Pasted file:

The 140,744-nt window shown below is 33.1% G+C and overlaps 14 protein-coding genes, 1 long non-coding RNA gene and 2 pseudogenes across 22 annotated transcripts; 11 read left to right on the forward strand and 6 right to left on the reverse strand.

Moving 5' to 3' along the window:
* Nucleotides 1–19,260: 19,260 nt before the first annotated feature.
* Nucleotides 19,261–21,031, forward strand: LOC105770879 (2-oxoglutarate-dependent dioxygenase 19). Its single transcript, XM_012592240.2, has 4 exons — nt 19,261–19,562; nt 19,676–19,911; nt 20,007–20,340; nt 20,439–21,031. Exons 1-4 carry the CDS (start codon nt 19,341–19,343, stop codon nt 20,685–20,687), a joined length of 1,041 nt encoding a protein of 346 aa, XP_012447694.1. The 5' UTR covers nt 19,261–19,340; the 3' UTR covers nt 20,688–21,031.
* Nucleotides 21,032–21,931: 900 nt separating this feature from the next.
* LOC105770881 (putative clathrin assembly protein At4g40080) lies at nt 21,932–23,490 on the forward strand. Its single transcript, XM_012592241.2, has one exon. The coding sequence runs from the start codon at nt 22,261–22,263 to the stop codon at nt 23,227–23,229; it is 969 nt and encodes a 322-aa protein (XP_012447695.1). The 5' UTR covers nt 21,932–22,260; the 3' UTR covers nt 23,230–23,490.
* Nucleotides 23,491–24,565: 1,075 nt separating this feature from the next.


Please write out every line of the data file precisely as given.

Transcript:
The 140,744-nt window shown below is 33.1% G+C and overlaps 14 protein-coding genes, 1 long non-coding RNA gene and 2 pseudogenes across 22 annotated transcripts; 11 read left to right on the forward strand and 6 right to left on the reverse strand.

Moving 5' to 3' along the window:
* Nucleotides 1–19,260: 19,260 nt before the first annotated feature.
* Nucleotides 19,261–21,031, forward strand: LOC105770879 (2-oxoglutarate-dependent dioxygenase 19). Its single transcript, XM_012592240.2, has 4 exons — nt 19,261–19,562; nt 19,676–19,911; nt 20,007–20,340; nt 20,439–21,031. Exons 1-4 carry the CDS (start codon nt 19,341–19,343, stop codon nt 20,685–20,687), a joined length of 1,041 nt encoding a protein of 346 aa, XP_012447694.1. The 5' UTR covers nt 19,261–19,340; the 3' UTR covers nt 20,688–21,031.
* Nucleotides 21,032–21,931: 900 nt separating this feature from the next.
* LOC105770881 (putative clathrin assembly protein At4g40080) lies at nt 21,932–23,490 on the forward strand. Its single transcript, XM_012592241.2, has one exon. The coding sequence runs from the start codon at nt 22,261–22,263 to the stop codon at nt 23,227–23,229; it is 969 nt and encodes a 322-aa protein (XP_012447695.1). The 5' UTR covers nt 21,932–22,260; the 3' UTR covers nt 23,230–23,490.
* Nucleotides 23,491–24,565: 1,075 nt separating this feature from the next.